posted by Fuzzy Skinner at 9:32 PM on July 21, 2008


I don't have answers for all of these, but I have been through a fairly similar situation (breakup and divorce with 5yo girl), so I want to tell you that in time things can and will be better.

I notice that you assume that your daughter will be taken away. It is perfectly possible to negotiate joint custody. The situation we ended up in for many years was living in close proximity to daughter's school and having her live with each parent on alternate weeks. This worked very well.

Personally I moved out as soon as I could once it was obvious we were not going to reconcile for the good of my mental health. If you can do so without prejudicing your claim to any joint assets (you are going to need a lawyer) then find somewhere new that you want to be in and where you can lick your wounds.

As for being bitter and angry:

a) I tried hard to keep my eye on the prize, which was finding the best possible solution for my daughter. You can't do this if you have an acrimonious relationship with your ex, so you have to suck it up, which leads me to ...
b) suck it up and pretend when dealing with your ex. Practice or feign forgiveness, in time it will become real and ...
c) realise that you WILL feel angry and bitter, acknowledge that, and then resolve not to let your anger drive your behaviour and decisions. See my old answer here.

How do I avoid enabling destructive behaviour by her when I'd do anything for them and take them back in a second?

Perhaps I'm wrong, but I'm afraid it sounds like your ex has well and truly moved on already. Maintaining fantasies that you can take her back in a second is going to prolong your agony. I am not sure what you mean by "enabling destructive behaviour by her", but if it means "stop her from shagging other people" the answer is, you can't. The best you can do is to not be vindictive and focus on your daughter's interests.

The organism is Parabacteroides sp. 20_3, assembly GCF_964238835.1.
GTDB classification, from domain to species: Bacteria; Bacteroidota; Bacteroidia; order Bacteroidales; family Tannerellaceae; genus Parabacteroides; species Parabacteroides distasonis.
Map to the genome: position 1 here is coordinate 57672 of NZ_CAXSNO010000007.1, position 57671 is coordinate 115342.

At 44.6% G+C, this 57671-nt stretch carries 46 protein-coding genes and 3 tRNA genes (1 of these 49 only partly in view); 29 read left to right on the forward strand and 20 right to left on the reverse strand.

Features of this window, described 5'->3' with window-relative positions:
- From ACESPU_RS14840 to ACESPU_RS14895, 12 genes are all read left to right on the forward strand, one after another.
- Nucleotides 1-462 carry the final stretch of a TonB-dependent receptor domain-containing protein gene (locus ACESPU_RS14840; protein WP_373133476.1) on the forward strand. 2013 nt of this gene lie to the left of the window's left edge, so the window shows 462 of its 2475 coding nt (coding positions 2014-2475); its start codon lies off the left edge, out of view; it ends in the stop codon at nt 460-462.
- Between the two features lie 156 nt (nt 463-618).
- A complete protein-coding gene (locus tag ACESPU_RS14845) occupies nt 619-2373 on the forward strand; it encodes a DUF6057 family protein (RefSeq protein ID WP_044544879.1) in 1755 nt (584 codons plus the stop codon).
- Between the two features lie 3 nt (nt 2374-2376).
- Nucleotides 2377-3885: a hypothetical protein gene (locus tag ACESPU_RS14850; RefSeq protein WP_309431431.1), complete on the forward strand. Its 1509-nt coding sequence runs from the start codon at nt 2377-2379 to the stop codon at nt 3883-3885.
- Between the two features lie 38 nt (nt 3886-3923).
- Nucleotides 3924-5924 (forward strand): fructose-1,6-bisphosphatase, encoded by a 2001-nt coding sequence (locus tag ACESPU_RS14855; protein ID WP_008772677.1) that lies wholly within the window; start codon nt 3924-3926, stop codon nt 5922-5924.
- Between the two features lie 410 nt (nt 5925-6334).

We made it a rule not to criticise each other in front of our daughter - she deserved to be able to respect both parents. I suggest you propose this to your ex, and in any event observe it yourself, even if she doesn't.
posted by i_am_joe's_spleen at 9:33 PM on July 21, 2008 [2 favorites]


Its terrible that this is happening - you and especially your daughter have my sympathies. My two best friends are going through almost this exact same thing right now and its terrible to see.

I second the suggestion for therapy if you can - professional help is always better than people typing over the internet. If I could give you any advice from what I've seen others go through, and assuming you are past the point of no return in the relationship, you need to be civil but firm, especially if you are still living with her. Try to focus on doing things for yourself now and be sure to communicate with her about setting boundaries. It will be hard, but you have to land somewhere in between a devoted lover who would do anything for her and a jilted lover who wants to get back at her. "Friend" may seem too much like giving her a victory, but in the end it may be better for moving on with your life and better for your daughter.